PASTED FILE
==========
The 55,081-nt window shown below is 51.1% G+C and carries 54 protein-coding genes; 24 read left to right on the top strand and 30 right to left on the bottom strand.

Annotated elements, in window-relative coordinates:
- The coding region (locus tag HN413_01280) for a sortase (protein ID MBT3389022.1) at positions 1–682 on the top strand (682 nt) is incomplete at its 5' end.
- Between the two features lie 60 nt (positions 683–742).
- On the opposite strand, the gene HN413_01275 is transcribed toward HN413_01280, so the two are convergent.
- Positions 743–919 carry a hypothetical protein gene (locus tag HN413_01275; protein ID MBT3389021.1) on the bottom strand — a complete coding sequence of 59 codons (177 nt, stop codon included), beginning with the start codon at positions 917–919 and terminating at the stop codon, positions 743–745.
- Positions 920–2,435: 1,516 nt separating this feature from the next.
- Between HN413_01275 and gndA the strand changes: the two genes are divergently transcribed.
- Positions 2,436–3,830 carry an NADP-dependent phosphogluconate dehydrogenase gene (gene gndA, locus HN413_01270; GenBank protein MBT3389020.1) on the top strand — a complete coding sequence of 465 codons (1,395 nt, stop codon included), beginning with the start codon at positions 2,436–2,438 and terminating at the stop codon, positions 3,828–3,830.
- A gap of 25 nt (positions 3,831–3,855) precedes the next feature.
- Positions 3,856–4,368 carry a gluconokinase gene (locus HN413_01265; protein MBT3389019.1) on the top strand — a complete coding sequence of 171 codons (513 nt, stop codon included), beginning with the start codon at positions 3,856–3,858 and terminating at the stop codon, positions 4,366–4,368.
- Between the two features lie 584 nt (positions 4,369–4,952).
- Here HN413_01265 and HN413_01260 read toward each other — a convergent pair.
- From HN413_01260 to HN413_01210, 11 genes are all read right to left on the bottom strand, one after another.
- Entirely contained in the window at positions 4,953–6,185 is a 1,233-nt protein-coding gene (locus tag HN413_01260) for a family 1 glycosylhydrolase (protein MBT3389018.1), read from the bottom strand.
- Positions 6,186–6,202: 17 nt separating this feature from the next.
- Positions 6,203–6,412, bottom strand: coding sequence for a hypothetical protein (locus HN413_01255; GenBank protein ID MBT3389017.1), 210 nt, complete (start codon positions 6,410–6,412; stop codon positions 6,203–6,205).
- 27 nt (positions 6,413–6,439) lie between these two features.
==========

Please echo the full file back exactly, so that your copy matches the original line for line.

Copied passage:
The 55,081-nt window shown below is 51.1% G+C and carries 54 protein-coding genes; 24 read left to right on the top strand and 30 right to left on the bottom strand.

Annotated elements, in window-relative coordinates:
- The coding region (locus tag HN413_01280) for a sortase (protein ID MBT3389022.1) at positions 1–682 on the top strand (682 nt) is incomplete at its 5' end.
- Between the two features lie 60 nt (positions 683–742).
- On the opposite strand, the gene HN413_01275 is transcribed toward HN413_01280, so the two are convergent.
- Positions 743–919 carry a hypothetical protein gene (locus tag HN413_01275; protein ID MBT3389021.1) on the bottom strand — a complete coding sequence of 59 codons (177 nt, stop codon included), beginning with the start codon at positions 917–919 and terminating at the stop codon, positions 743–745.
- Positions 920–2,435: 1,516 nt separating this feature from the next.
- Between HN413_01275 and gndA the strand changes: the two genes are divergently transcribed.
- Positions 2,436–3,830 carry an NADP-dependent phosphogluconate dehydrogenase gene (gene gndA, locus HN413_01270; GenBank protein MBT3389020.1) on the top strand — a complete coding sequence of 465 codons (1,395 nt, stop codon included), beginning with the start codon at positions 2,436–2,438 and terminating at the stop codon, positions 3,828–3,830.
- A gap of 25 nt (positions 3,831–3,855) precedes the next feature.
- Positions 3,856–4,368 carry a gluconokinase gene (locus HN413_01265; protein MBT3389019.1) on the top strand — a complete coding sequence of 171 codons (513 nt, stop codon included), beginning with the start codon at positions 3,856–3,858 and terminating at the stop codon, positions 4,366–4,368.
- Between the two features lie 584 nt (positions 4,369–4,952).
- Here HN413_01265 and HN413_01260 read toward each other — a convergent pair.
- From HN413_01260 to HN413_01210, 11 genes are all read right to left on the bottom strand, one after another.
- Entirely contained in the window at positions 4,953–6,185 is a 1,233-nt protein-coding gene (locus tag HN413_01260) for a family 1 glycosylhydrolase (protein MBT3389018.1), read from the bottom strand.
- Positions 6,186–6,202: 17 nt separating this feature from the next.
- Positions 6,203–6,412, bottom strand: coding sequence for a hypothetical protein (locus HN413_01255; GenBank protein ID MBT3389017.1), 210 nt, complete (start codon positions 6,410–6,412; stop codon positions 6,203–6,205).
- 27 nt (positions 6,413–6,439) lie between these two features.